Thursday, May 10, 2012

John Searle and the Korean room

Without John Searle, I might have been a completely different person. Searle, as I've written before, appeared in a video in my high school philosophy class. At the time, I remember being amused by his demeanour, perfectly fitting the stereotype of how a philosopher talks and sounds. In time, I would come to admire Searle both for his scholarship, his ability to write and express himself in comparatively plain language, and his attempts to write about the philosophy of the mind to a mass audience.

Admittedly, what I remember most about Searle from that video to this day, even after reading some of his work in university, is the idea of the Chinese room. Put simply, would you consider yourself to be a Chinese speaker if you could manage to give the appearance of intelligibly communicating in Chinese by matching English expressions to their Chinese equivalents using someone else's instructions? Searle thinks not, and holds this as evidence of why the term artificial intelligence is an oxymoron, since the computer gives the appearance of understanding by just following instructions.

I thought about Searle's Chinese room when I watched my middle school students (grades 8-10 in North America) write phone conversations. Trained for years to find and avoid making even the slightest of mistakes, they scoured textbooks, workbooks and notebooks to find phrases, sentences and sometimes even parts of conversations. They then combined what they had found in their books to create what was a comprehensible phone dialogue, though it gave off the impression of creating a paragraph in German by just copying various phrases and sentences from a Lonely Planet phrasebook.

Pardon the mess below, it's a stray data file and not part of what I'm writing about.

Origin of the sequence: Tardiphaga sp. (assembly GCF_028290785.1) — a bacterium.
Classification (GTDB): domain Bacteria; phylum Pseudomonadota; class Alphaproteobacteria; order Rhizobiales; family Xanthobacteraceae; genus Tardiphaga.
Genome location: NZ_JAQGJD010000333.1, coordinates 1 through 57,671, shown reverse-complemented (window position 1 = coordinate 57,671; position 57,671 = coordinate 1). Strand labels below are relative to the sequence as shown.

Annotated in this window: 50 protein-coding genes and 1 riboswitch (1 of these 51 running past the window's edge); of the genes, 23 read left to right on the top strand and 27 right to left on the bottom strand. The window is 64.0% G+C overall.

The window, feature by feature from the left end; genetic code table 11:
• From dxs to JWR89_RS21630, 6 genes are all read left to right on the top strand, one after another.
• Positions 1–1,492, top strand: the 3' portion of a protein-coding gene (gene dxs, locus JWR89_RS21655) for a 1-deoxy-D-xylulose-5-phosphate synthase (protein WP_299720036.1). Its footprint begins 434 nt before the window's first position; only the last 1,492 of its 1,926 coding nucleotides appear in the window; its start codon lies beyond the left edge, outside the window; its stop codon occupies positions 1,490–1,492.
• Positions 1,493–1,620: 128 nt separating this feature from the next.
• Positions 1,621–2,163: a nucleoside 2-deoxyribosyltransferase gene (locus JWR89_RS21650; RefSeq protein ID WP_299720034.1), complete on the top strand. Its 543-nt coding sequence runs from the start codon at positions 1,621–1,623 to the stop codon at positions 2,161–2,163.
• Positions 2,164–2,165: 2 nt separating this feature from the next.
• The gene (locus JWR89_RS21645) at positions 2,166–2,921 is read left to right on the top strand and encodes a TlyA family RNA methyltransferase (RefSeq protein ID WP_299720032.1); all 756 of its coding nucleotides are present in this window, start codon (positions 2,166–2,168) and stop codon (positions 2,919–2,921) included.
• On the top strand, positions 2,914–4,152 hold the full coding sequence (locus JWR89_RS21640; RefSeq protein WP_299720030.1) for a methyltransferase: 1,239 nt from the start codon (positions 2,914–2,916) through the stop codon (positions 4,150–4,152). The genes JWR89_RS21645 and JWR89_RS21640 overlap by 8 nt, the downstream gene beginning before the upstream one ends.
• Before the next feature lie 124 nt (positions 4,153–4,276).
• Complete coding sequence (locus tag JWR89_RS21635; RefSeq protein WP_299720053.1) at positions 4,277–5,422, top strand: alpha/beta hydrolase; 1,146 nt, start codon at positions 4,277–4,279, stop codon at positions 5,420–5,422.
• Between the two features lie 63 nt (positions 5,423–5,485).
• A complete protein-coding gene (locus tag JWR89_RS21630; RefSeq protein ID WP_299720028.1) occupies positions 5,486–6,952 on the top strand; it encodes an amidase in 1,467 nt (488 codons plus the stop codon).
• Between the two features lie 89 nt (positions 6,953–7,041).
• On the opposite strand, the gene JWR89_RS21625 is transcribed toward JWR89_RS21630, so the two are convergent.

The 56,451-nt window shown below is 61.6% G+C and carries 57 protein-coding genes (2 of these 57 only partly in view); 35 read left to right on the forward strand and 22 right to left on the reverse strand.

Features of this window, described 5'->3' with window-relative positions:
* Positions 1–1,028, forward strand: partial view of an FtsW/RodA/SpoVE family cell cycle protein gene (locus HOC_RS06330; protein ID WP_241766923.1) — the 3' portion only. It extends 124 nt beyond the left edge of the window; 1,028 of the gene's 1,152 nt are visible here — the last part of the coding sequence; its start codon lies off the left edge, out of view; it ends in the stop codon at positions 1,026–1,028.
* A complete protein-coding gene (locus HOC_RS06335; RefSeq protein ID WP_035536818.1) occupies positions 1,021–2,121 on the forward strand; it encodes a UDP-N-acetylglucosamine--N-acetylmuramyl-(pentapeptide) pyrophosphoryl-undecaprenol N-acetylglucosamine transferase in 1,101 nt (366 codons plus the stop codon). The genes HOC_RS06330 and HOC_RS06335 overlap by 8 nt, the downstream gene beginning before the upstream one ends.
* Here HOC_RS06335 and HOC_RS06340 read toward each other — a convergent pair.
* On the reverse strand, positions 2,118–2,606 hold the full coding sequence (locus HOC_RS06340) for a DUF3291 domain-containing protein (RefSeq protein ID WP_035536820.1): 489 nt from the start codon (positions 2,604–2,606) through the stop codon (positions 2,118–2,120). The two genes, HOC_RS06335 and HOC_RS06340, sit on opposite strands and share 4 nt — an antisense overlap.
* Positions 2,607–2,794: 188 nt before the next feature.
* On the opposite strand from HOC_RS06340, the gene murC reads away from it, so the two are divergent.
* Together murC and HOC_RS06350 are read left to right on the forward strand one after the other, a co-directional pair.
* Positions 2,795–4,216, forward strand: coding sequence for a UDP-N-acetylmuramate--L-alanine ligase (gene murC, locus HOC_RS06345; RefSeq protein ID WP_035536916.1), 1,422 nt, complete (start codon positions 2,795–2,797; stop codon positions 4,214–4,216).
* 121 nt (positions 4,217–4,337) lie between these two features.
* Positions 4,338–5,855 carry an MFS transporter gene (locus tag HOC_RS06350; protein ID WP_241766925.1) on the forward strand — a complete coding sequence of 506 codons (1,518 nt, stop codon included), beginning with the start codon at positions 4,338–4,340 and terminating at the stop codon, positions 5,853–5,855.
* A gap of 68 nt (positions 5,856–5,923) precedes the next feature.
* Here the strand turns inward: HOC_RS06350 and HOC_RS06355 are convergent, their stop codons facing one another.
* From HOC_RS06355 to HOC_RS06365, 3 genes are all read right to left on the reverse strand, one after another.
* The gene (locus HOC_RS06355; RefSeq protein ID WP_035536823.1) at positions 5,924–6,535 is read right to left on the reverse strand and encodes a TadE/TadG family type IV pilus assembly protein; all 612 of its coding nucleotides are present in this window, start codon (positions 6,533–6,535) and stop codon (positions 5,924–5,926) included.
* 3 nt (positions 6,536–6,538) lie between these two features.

This was not quite the same as Searle's thought experiment, but just like I wouldn't consider myself a German speaker if I scraped together some sentences in German with only an understanding of what entire groups of words meant in English, I didn't consider my students to have so much as written the dialogues as they generated or produced it. I was satisfied with the process as a step towards both writing on their own someday, as well as learning proper grammar and diction, but I was probably more impressed with their ingenuity.

This sort of semi-productive English is probably how future high school students in Korea will cope with potential changes in the university entrance exam (suneung in Korean). As it stands, English education in Korea chiefly tests your ability to distinguish which one of four or five sentences has a slight grammatical mistake. Exams with high stakes, like the suneung, have fewer errors though they are not immune to them. Exams in more ordinary settings, then, fall into the trap of thinking that English, like Korean, has a standard.

English is sufficiently diverse that what is considered incorrect in North America is a common saying in Europe, and enough people make enough mistakes that grammar, in many cases, is about style and preference rather than correct answers. Testing for grammar against this backdrop seems counterproductive if not pointless. A North American, for example, would probably never say "New York are winning 2-1 against Chicago", and students here who have studied North American English exclusively would mark that as wrong when they become teachers.

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